The BBC Films review gave it 1 star, calling the film "a lame-brained travesty" and "intensely irritating" and Kutcher and Scott's routines "painfully unamusing". USA Today said: "Any civilization that can produce a movie this stupid probably deserves to be hit by famine and pestilence." The Chicago Tribune said: "At the end of 83 unmerciful minutes, audiences will be exclaiming, 'Dude, I can't believe I sat through that movie!?'" and the New York Post said that it was: "An almost chuckle-free mess, so amateurish and lame that the cast often has that embarrassed look you see on dogs given ridiculous haircuts." However, the New York Daily News did praise the "surprisingly sweet-natured pairing" of Kutcher and Scott.
The film opened at #2 at the North American box office, grossing US$13.8 million in its opening weekend behind What Women Want, which opened at the top spot with US$33 million. Its overall gross came to $46 million in the US and $73.2 million in total worldwide from a $13 million budget.
The DVD was released on June 26, 2001 with 7 deleted and extended scenes, an audio commentary with Kutcher, Scott, and Leiner, a behind-the-scenes featurette, the music video for Grand Theft Audio's "Stoopid Ass", TV spots, and the theatrical trailer. The film was later released on Blu-ray; however, it only retains the original theatrical trailer as the sole special feature.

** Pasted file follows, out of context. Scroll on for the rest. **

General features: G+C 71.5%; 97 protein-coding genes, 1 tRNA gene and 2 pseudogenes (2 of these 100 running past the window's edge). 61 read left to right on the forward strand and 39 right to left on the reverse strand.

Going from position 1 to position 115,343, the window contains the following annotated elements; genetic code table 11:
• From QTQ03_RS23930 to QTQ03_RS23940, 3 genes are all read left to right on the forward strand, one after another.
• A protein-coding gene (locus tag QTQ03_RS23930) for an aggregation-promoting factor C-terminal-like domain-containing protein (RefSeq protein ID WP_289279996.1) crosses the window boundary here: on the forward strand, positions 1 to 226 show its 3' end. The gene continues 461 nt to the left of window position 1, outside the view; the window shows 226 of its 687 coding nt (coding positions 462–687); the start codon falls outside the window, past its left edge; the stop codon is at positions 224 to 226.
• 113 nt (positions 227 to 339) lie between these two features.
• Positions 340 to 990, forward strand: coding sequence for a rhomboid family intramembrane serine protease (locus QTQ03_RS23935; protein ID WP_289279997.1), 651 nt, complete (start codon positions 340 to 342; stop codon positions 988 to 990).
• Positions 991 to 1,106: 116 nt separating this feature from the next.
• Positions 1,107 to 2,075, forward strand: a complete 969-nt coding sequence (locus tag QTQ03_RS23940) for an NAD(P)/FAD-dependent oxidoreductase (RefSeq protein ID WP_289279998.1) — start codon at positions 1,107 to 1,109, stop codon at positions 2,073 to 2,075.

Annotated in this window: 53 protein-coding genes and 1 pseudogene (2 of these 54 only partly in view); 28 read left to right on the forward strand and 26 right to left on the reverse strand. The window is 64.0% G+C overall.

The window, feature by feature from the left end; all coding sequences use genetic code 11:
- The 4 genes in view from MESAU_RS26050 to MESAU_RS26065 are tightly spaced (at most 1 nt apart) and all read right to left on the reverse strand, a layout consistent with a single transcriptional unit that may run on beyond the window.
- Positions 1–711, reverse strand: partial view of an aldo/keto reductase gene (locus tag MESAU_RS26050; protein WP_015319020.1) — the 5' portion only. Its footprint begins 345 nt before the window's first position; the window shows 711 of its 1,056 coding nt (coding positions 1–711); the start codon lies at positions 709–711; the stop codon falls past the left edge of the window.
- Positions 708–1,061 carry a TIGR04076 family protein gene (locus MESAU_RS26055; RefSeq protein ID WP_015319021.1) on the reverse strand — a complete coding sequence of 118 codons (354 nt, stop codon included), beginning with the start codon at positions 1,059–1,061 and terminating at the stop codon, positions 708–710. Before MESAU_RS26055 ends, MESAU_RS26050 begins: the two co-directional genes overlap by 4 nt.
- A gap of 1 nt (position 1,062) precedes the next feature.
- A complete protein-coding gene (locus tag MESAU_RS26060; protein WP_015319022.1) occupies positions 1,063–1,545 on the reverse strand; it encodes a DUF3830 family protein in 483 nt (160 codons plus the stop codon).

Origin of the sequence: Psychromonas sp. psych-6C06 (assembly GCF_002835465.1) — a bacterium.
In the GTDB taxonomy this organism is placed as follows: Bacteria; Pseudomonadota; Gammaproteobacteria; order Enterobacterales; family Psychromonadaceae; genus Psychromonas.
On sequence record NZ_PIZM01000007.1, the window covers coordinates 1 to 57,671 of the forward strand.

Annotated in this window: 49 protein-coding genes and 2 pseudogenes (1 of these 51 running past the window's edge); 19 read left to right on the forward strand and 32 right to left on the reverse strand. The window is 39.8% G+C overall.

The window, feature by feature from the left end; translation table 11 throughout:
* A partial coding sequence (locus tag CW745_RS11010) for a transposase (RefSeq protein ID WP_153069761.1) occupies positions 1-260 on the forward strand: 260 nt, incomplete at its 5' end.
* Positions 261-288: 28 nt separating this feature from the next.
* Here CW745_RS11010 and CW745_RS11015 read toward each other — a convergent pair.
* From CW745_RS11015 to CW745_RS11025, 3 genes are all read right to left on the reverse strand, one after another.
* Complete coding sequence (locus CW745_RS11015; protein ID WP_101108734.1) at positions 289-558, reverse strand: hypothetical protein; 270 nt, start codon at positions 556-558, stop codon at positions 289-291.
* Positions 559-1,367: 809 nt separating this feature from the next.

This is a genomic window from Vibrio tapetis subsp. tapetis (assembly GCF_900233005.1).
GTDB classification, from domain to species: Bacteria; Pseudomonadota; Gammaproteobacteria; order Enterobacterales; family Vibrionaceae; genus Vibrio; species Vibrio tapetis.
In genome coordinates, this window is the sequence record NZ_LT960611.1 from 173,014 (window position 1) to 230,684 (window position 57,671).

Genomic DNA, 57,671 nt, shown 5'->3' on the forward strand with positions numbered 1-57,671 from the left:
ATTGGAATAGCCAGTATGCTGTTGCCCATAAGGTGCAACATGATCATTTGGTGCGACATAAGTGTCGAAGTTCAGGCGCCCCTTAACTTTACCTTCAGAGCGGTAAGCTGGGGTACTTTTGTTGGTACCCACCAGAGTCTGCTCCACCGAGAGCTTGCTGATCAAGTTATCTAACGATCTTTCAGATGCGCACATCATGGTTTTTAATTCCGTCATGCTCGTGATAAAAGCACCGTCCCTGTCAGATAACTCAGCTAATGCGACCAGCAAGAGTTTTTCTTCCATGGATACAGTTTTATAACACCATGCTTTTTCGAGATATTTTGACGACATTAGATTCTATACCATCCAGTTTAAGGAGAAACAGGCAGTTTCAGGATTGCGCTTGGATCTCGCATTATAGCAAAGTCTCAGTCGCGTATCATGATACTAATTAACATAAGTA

On TV in the United States, when Jesse and Chester first see Christie Boner, they say her name, but when they get to "Bon-", the words are cut and the shot moves to Christie.
The soundtrack for the film was released December 15, 2000 by London Import.
- "Stoopid Ass" – Grand Theft Audio
- "Playmate Of The Year" – Zebrahead
- "Lighting The Way" – Superdrag
- "I'm Afraid of Britney Spears" – Liveonrelease
- "Authenticity" – Harvey Danger
- "Voodoo Lady" – Ween
- "Listen To The Music" – Dangerman
- "So Cal Loco (Party Like a Rockstar)" – Sprung Monkey
- "We Luv U" – Grand Theft Audio
- "Lunatic" – Silt
- "Sorry About Your Luck" – Spy
- "Bust a Move" – Young MC
Songs featured in the film but not included in the soundtrack
- "It Could Be You" – Blur
- "Come on, Come on," – Smash Mouth
- "You Sexy Thing" – Hot Chocolate
- "Claire Danes Poster" – Size 14
- "Let it Ride" – Spy
- "Right Now" – SR-71
- "American Psycho" – Treble Charger
- "Here We Go (Radio Edit) - Freestylers
- "The Bubble Bunch" – Jimmy Spicer
- "Zoltan's Theme" – turtle?
- "Little Things" – Good Charlotte
- "What I Believe" – Sum 41
- "Bakhuphuka Izwe Lonke" – Ladysmith Black Mambazo
- "Sitar Dude" – Terry Wilson
- "Canon written by Pachelbel" – arranged by Lee Ashley
- "La Marseillaise" – written by Claude Joseph Rouget de Lisle